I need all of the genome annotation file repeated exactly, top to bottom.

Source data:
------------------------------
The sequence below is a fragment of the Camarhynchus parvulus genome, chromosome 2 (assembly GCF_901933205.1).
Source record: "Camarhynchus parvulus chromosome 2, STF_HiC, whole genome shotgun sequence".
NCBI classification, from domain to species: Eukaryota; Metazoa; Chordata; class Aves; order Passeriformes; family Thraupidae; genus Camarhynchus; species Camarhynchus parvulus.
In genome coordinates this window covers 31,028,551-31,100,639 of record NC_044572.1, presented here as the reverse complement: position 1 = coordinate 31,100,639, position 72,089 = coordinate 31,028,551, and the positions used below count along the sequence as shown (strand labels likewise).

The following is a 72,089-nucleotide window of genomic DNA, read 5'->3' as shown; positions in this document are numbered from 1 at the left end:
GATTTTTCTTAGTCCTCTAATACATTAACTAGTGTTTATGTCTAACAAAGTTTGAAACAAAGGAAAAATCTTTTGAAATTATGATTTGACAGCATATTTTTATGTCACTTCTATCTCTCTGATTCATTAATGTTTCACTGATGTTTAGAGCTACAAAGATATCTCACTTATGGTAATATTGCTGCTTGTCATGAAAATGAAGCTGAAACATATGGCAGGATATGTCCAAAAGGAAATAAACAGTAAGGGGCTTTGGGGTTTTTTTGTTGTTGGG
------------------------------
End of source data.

The sequence below is a fragment of the Camarhynchus parvulus genome, chromosome 2 (assembly GCF_901933205.1).
Source record: "Camarhynchus parvulus chromosome 2, STF_HiC, whole genome shotgun sequence".
NCBI classification, from domain to species: Eukaryota; Metazoa; Chordata; class Aves; order Passeriformes; family Thraupidae; genus Camarhynchus; species Camarhynchus parvulus.
In genome coordinates this window covers 31,028,551-31,100,639 of record NC_044572.1, presented here as the reverse complement: position 1 = coordinate 31,100,639, position 72,089 = coordinate 31,028,551, and the positions used below count along the sequence as shown (strand labels likewise).

The following is a 72,089-nucleotide window of genomic DNA, read 5'->3' as shown; positions in this document are numbered from 1 at the left end:
GATTTTTCTTAGTCCTCTAATACATTAACTAGTGTTTATGTCTAACAAAGTTTGAAACAAAGGAAAAATCTTTTGAAATTATGATTTGACAGCATATTTTTATGTCACTTCTATCTCTCTGATTCATTAATGTTTCACTGATGTTTAGAGCTACAAAGATATCTCACTTATGGTAATATTGCTGCTTGTCATGAAAATGAAGCTGAAACATATGGCAGGATATGTCCAAAAGGAAATAAACAGTAAGGGGCTTTGGGGTTTTTTTGTTGTTGGG